In the last couple of weeks, my husband has grown increasingly blind. He used to have a blurry pinhole of vision in his right eye to see out of, now he has a crescent sliver of that. His central vision is gone. The other day, in the living room, he grabbed me by my shoulders and started moving my body and turning his head to the side and up and down. I was startled by it. He isn't a super touchy-feely guy. He didn't say a word. He was desperate to see my face. I put on the biggest smile I could muster while my heart thudded against my ribs. I have begun to walk around with a smile pasted on my face, just in case he catches a glimpse of me. My cheeks hurt. I'm glad he can't see my eyes well, or he would see my heart breaking. I am his rock. He always has said that. I have to be the strongest rock now. I feel like powdered stone lately, but I am still a form of rock. My very best, longest time friend is soon to be completely blind.
I know it isn't the end of the world. Lots of people go blind every day. We've had time to prepare for this, and I am thankful for the length of time we've had with low vision. I have tried to steel myself for this, prepare myself for it, prepare him for it. But at the moment, it kinda takes the joy right out of me. My mind races with thoughts of, "How can I make this better?" I know I can't fix this. So I go on, as if not much has changed. Maybe just living each day as normal as we can is the answer, despite the elephant in the room. Blindness is BIG to me, like an elephant.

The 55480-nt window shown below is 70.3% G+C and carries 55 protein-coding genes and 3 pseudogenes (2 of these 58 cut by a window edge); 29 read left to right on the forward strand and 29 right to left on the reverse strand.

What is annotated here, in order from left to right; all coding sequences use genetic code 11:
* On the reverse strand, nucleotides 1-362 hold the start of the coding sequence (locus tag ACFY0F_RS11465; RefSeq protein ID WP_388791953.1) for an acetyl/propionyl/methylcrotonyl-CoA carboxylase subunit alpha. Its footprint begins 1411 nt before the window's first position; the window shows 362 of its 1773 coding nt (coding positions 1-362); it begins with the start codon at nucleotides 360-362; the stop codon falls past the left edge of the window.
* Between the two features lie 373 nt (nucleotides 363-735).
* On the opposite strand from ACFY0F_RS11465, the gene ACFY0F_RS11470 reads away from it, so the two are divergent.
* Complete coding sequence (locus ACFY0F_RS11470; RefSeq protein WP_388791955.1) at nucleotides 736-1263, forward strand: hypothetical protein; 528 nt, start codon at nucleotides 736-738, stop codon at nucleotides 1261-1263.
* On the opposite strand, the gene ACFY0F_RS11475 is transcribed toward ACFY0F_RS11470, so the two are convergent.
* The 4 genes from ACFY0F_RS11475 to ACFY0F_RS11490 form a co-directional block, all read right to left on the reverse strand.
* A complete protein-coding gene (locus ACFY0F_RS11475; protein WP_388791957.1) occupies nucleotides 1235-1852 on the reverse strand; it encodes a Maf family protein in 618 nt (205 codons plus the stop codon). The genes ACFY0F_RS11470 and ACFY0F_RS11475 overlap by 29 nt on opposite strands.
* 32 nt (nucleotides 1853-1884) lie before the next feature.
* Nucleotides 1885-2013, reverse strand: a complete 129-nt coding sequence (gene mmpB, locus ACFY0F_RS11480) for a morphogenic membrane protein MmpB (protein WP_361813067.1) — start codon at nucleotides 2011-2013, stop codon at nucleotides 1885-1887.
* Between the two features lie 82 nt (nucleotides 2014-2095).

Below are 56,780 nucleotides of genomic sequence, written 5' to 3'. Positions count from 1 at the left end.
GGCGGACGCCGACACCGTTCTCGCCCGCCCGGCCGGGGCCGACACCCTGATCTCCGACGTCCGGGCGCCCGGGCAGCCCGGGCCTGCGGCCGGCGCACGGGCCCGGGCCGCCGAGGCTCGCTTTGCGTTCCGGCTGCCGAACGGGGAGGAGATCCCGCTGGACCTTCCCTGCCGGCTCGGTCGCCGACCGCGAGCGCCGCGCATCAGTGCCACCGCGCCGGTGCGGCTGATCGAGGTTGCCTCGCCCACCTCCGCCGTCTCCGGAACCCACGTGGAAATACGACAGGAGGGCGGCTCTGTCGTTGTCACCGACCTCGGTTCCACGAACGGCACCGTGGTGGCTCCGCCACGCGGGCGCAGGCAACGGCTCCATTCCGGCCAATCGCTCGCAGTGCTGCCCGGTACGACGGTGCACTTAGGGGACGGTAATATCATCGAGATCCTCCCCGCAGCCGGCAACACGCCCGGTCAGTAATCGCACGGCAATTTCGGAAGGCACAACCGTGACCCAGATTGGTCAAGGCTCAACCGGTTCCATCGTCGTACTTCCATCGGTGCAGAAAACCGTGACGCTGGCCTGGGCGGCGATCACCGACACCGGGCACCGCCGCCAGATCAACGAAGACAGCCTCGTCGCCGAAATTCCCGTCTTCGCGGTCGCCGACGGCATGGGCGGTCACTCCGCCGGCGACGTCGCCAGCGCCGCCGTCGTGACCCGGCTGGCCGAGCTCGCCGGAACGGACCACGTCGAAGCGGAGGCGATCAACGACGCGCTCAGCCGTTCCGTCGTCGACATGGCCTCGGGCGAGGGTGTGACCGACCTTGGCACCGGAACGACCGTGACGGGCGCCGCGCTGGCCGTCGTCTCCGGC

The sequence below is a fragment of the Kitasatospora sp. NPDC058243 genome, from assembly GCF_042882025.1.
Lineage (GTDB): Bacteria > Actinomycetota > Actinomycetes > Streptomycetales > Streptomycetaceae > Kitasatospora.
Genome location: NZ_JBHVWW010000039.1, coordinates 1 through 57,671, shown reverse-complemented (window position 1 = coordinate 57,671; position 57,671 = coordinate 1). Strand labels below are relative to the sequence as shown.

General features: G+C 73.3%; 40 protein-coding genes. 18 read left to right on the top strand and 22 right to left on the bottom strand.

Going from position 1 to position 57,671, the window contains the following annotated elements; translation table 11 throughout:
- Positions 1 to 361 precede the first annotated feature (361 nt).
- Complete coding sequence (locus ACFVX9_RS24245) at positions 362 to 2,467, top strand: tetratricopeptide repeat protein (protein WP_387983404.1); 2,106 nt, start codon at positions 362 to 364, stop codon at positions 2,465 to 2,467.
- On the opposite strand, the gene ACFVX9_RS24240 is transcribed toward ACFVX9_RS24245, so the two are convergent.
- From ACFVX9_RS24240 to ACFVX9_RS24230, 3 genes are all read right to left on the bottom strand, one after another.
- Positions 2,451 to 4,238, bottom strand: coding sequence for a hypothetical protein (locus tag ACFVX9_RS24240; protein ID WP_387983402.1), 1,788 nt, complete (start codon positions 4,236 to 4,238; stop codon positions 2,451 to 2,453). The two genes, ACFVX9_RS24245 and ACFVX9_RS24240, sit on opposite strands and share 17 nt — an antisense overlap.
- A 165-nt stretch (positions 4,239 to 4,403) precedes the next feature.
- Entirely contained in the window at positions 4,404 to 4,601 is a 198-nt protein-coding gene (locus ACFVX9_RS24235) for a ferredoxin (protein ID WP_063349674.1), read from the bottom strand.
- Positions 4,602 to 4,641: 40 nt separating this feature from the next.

He has said he knows he can count on me to give him vivid, colorful descriptions of things. I am constantly blabbering on about what I see as we drive down the road. I don't know if this is the right thing to do right now. I will ask him. I don't know if it makes him sad that he can't see it, or if it helps to bring an image into his mind. Today, I saw the first small bright yellow leaves of autumn falling and the morning sunshine shot through them and made them look like brilliant yellow jewels of stained glass. Should I tell him what I saw? Will it help or be painful? I guess I will just ask him.
He is a determined man. He is a highly intelligent man. He is a very thoughtful, loving man. He has always risen to whatever challenge is presented to him. He has a quiet braveness and grace. I don't know if I would be like him, given this challenge. But he makes me want to be like him, and so I will. We can do this. Every morning, I will say the words to myself, "We can do this!" Powdered rock is still rock. I am a rock. He is a rock. Like concrete, powdered rock sifts in between the more solid pieces of rock, compacting and making things strong when you add the water of adversity. Together, we are rock solid. We will build something strong and beautiful from this, I just know it.